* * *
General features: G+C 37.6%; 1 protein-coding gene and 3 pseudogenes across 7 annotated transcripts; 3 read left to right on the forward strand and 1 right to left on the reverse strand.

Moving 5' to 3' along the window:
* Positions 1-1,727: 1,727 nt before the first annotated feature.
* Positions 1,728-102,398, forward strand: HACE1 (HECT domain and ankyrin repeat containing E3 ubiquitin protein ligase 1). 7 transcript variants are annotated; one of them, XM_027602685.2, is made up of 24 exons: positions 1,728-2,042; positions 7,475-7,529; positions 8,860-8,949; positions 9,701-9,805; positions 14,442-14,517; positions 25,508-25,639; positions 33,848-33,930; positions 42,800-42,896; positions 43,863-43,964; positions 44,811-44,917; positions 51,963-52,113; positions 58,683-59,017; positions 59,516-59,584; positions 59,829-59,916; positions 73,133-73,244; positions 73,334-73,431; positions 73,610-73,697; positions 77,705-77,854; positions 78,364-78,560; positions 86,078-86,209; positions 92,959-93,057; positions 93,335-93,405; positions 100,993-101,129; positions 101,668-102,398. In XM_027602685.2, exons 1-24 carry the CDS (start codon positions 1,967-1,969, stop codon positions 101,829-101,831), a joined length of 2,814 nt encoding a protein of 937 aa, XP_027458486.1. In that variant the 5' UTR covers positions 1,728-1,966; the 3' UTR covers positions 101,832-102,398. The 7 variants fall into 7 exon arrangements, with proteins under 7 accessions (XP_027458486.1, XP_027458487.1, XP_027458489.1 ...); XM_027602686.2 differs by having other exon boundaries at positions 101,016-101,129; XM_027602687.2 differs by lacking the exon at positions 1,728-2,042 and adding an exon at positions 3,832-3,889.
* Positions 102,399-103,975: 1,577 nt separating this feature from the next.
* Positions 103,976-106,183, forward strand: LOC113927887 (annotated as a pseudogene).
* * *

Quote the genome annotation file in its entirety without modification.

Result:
General features: G+C 37.6%; 1 protein-coding gene and 3 pseudogenes across 7 annotated transcripts; 3 read left to right on the forward strand and 1 right to left on the reverse strand.

Moving 5' to 3' along the window:
* Positions 1-1,727: 1,727 nt before the first annotated feature.
* Positions 1,728-102,398, forward strand: HACE1 (HECT domain and ankyrin repeat containing E3 ubiquitin protein ligase 1). 7 transcript variants are annotated; one of them, XM_027602685.2, is made up of 24 exons: positions 1,728-2,042; positions 7,475-7,529; positions 8,860-8,949; positions 9,701-9,805; positions 14,442-14,517; positions 25,508-25,639; positions 33,848-33,930; positions 42,800-42,896; positions 43,863-43,964; positions 44,811-44,917; positions 51,963-52,113; positions 58,683-59,017; positions 59,516-59,584; positions 59,829-59,916; positions 73,133-73,244; positions 73,334-73,431; positions 73,610-73,697; positions 77,705-77,854; positions 78,364-78,560; positions 86,078-86,209; positions 92,959-93,057; positions 93,335-93,405; positions 100,993-101,129; positions 101,668-102,398. In XM_027602685.2, exons 1-24 carry the CDS (start codon positions 1,967-1,969, stop codon positions 101,829-101,831), a joined length of 2,814 nt encoding a protein of 937 aa, XP_027458486.1. In that variant the 5' UTR covers positions 1,728-1,966; the 3' UTR covers positions 101,832-102,398. The 7 variants fall into 7 exon arrangements, with proteins under 7 accessions (XP_027458486.1, XP_027458487.1, XP_027458489.1 ...); XM_027602686.2 differs by having other exon boundaries at positions 101,016-101,129; XM_027602687.2 differs by lacking the exon at positions 1,728-2,042 and adding an exon at positions 3,832-3,889.
* Positions 102,399-103,975: 1,577 nt separating this feature from the next.
* Positions 103,976-106,183, forward strand: LOC113927887 (annotated as a pseudogene).